A CRM system is able to support even the smallest residential developer that has just been set up to sell the apartments of one project, but the most frequent users are medium-sized and large companies. And what is it that led them to embrace CRMs? “The initial reason to look for better tools and processes may be something rather mundane, such as losing a computer with a database or a key employee suddenly quitting the company and leaving just a few notes behind,” admits Przemysław Karczewski, the president of Vox Developer, which has specialised in the development of CRM systems for the property sector for more than a decade. “The formal aspects are just as important, such as the legal requirements for the processing of personal data. The expectations of employees are also higher – it is mostly those of the younger generation who cannot imagine a company without IT tools to organise their work and streamline how they perform their duties,” he adds.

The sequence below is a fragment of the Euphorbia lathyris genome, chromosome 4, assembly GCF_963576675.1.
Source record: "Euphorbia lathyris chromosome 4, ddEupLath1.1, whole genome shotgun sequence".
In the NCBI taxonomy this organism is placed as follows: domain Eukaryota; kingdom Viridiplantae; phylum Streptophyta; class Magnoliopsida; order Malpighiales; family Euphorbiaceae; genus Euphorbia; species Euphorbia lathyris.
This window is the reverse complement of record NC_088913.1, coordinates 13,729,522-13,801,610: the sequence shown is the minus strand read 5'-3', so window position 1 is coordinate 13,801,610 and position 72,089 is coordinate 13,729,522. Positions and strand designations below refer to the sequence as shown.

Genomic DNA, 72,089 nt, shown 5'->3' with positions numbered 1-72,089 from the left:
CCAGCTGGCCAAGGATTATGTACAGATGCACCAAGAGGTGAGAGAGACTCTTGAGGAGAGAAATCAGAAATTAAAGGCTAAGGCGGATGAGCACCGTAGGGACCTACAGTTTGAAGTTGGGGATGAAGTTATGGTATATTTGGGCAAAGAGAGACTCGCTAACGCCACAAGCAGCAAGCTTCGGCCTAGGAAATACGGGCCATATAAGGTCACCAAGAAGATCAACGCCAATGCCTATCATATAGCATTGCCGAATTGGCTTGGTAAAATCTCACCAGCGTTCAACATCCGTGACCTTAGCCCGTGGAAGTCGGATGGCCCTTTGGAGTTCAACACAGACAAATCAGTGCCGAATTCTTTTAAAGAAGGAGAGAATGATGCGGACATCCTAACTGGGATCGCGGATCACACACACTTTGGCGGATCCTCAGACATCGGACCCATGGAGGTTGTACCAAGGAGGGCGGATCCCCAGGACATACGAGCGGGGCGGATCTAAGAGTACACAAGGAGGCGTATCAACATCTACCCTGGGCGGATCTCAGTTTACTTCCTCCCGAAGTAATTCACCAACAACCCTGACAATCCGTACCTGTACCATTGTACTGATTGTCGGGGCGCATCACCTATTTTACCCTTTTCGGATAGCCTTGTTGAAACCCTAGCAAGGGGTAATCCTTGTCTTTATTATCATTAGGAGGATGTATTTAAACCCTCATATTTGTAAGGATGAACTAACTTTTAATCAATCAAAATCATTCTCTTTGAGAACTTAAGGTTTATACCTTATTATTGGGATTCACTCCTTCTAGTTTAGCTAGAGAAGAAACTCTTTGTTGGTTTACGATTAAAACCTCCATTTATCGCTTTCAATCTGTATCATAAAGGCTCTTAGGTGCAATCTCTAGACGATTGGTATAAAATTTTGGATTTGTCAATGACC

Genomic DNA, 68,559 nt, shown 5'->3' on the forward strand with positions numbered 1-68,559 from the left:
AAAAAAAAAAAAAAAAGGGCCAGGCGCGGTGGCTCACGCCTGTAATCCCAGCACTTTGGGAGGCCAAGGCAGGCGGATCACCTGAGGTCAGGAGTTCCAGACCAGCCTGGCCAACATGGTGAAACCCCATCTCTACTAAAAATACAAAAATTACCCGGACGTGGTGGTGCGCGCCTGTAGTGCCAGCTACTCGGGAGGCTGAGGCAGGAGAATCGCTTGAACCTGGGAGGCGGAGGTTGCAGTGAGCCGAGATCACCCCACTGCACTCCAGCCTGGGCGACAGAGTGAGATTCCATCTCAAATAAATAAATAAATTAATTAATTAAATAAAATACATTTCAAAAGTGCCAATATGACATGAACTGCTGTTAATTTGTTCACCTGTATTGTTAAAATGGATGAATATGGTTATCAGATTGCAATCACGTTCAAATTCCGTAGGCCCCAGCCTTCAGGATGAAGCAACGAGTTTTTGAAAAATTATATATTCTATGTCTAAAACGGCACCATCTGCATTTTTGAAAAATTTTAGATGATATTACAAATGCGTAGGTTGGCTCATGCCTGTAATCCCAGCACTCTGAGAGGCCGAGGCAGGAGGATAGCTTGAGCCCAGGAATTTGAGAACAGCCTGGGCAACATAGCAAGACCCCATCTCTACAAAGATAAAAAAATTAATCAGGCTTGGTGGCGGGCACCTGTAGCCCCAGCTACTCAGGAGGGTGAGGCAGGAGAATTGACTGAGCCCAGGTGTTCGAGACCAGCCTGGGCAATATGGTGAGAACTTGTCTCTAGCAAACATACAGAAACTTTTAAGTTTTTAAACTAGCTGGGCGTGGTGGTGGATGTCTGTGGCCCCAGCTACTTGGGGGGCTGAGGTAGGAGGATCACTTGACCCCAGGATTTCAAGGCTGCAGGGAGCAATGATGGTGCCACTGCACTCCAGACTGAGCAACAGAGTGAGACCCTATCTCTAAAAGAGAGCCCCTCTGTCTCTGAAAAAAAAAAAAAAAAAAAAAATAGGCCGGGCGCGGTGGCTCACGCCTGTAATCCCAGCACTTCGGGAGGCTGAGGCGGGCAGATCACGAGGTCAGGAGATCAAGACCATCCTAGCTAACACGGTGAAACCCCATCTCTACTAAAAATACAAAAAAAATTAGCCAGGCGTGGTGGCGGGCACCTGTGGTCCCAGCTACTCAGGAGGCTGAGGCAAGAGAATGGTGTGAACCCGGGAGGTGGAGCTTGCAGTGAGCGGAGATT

CRM systems that were once just a product for a select few have become markedly more popular and accessible since the early days. Their history could be compared to the history of websites – few people remember the times when having your own www address was a mark of prestige, almost a luxury, whereas now it is impossible to run any business without a simple internet service. What does CRM provide clients with in concrete terms? “First of all it is able to rapidly process large amounts of data, which there is more and more of every day,” replies Tomasz Ogrodzki, the CEO at Re+ Real Estate CRM. “CRMs allow you to quickly get back to a client with a well matched response. The client, with their experience of the consumer market, is now more demanding and requires an immediate solution. Many surveys show that more than 40 pct of clients choose the first company that responds to their question, so the quickest on their feet will win the deal. On the other hand, modern CRM enhances a company’s organisation by making work tools accessible not only to the sales department but also to the management board, other managers and the other operations of a business.”